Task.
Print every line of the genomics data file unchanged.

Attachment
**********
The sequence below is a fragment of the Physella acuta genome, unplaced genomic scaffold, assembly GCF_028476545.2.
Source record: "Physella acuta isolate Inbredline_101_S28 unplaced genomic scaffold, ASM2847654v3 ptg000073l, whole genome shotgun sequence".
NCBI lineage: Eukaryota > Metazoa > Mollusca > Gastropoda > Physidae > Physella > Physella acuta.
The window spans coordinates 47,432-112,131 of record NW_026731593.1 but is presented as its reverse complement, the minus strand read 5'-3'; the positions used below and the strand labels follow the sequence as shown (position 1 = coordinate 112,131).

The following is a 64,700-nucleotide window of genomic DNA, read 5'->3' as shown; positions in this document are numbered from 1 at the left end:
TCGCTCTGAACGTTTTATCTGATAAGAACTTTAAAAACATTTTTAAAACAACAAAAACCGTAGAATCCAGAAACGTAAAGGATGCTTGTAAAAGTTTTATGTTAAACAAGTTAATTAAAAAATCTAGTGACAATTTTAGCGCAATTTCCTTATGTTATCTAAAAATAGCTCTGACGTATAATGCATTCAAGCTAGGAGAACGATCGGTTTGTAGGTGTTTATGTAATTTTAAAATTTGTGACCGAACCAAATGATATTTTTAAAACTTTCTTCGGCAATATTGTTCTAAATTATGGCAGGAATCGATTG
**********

The sequence below is a fragment of the Physella acuta genome, unplaced genomic scaffold, assembly GCF_028476545.2.
Source record: "Physella acuta isolate Inbredline_101_S28 unplaced genomic scaffold, ASM2847654v3 ptg000073l, whole genome shotgun sequence".
NCBI lineage: Eukaryota > Metazoa > Mollusca > Gastropoda > Physidae > Physella > Physella acuta.
The window spans coordinates 47,432-112,131 of record NW_026731593.1 but is presented as its reverse complement, the minus strand read 5'-3'; the positions used below and the strand labels follow the sequence as shown (position 1 = coordinate 112,131).

The following is a 64,700-nucleotide window of genomic DNA, read 5'->3' as shown; positions in this document are numbered from 1 at the left end:
TCGCTCTGAACGTTTTATCTGATAAGAACTTTAAAAACATTTTTAAAACAACAAAAACCGTAGAATCCAGAAACGTAAAGGATGCTTGTAAAAGTTTTATGTTAAACAAGTTAATTAAAAAATCTAGTGACAATTTTAGCGCAATTTCCTTATGTTATCTAAAAATAGCTCTGACGTATAATGCATTCAAGCTAGGAGAACGATCGGTTTGTAGGTGTTTATGTAATTTTAAAATTTGTGACCGAACCAAATGATATTTTTAAAACTTTCTTCGGCAATATTGTTCTAAATTATGGCAGGAATCGATTG